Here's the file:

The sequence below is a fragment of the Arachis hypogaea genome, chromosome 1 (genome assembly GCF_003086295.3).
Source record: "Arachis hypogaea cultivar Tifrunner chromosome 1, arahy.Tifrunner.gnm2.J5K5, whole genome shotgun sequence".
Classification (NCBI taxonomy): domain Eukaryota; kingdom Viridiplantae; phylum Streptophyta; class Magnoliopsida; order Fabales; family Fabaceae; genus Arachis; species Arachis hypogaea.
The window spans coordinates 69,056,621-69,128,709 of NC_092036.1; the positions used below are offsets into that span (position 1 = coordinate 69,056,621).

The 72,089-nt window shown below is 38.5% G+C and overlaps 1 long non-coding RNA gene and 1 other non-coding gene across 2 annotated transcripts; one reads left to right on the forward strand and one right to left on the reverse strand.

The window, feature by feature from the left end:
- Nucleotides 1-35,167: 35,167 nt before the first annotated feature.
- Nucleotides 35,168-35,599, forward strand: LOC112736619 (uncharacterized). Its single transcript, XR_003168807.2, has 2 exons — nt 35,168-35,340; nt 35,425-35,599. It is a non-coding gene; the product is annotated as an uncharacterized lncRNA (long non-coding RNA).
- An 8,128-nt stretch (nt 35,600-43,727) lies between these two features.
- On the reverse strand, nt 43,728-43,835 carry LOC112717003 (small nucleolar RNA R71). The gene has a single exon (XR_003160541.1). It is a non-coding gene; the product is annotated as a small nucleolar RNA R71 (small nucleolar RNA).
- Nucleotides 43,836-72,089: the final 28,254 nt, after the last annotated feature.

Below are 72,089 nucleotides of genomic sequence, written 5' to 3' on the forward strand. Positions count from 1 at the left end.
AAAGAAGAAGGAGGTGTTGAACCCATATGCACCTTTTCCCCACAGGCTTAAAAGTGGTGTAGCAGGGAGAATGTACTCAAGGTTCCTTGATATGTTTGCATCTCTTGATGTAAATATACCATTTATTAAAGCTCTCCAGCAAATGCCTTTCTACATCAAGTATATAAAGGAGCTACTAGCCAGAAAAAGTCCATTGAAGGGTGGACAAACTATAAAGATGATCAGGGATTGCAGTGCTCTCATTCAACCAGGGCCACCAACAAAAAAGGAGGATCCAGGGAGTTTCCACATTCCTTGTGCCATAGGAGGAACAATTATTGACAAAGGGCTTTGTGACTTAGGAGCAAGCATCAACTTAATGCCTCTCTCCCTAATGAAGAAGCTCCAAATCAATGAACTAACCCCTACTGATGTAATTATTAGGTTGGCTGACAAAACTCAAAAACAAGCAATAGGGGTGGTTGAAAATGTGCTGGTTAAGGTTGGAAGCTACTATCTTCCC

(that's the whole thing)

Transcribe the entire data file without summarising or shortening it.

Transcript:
The sequence below is a fragment of the Arachis hypogaea genome, chromosome 1 (genome assembly GCF_003086295.3).
Source record: "Arachis hypogaea cultivar Tifrunner chromosome 1, arahy.Tifrunner.gnm2.J5K5, whole genome shotgun sequence".
Classification (NCBI taxonomy): domain Eukaryota; kingdom Viridiplantae; phylum Streptophyta; class Magnoliopsida; order Fabales; family Fabaceae; genus Arachis; species Arachis hypogaea.
The window spans coordinates 69,056,621-69,128,709 of NC_092036.1; the positions used below are offsets into that span (position 1 = coordinate 69,056,621).

The 72,089-nt window shown below is 38.5% G+C and overlaps 1 long non-coding RNA gene and 1 other non-coding gene across 2 annotated transcripts; one reads left to right on the forward strand and one right to left on the reverse strand.

The window, feature by feature from the left end:
- Nucleotides 1-35,167: 35,167 nt before the first annotated feature.
- Nucleotides 35,168-35,599, forward strand: LOC112736619 (uncharacterized). Its single transcript, XR_003168807.2, has 2 exons — nt 35,168-35,340; nt 35,425-35,599. It is a non-coding gene; the product is annotated as an uncharacterized lncRNA (long non-coding RNA).
- An 8,128-nt stretch (nt 35,600-43,727) lies between these two features.
- On the reverse strand, nt 43,728-43,835 carry LOC112717003 (small nucleolar RNA R71). The gene has a single exon (XR_003160541.1). It is a non-coding gene; the product is annotated as a small nucleolar RNA R71 (small nucleolar RNA).
- Nucleotides 43,836-72,089: the final 28,254 nt, after the last annotated feature.

Below are 72,089 nucleotides of genomic sequence, written 5' to 3' on the forward strand. Positions count from 1 at the left end.
AAAGAAGAAGGAGGTGTTGAACCCATATGCACCTTTTCCCCACAGGCTTAAAAGTGGTGTAGCAGGGAGAATGTACTCAAGGTTCCTTGATATGTTTGCATCTCTTGATGTAAATATACCATTTATTAAAGCTCTCCAGCAAATGCCTTTCTACATCAAGTATATAAAGGAGCTACTAGCCAGAAAAAGTCCATTGAAGGGTGGACAAACTATAAAGATGATCAGGGATTGCAGTGCTCTCATTCAACCAGGGCCACCAACAAAAAAGGAGGATCCAGGGAGTTTCCACATTCCTTGTGCCATAGGAGGAACAATTATTGACAAAGGGCTTTGTGACTTAGGAGCAAGCATCAACTTAATGCCTCTCTCCCTAATGAAGAAGCTCCAAATCAATGAACTAACCCCTACTGATGTAATTATTAGGTTGGCTGACAAAACTCAAAAACAAGCAATAGGGGTGGTTGAAAATGTGCTGGTTAAGGTTGGAAGCTACTATCTTCCC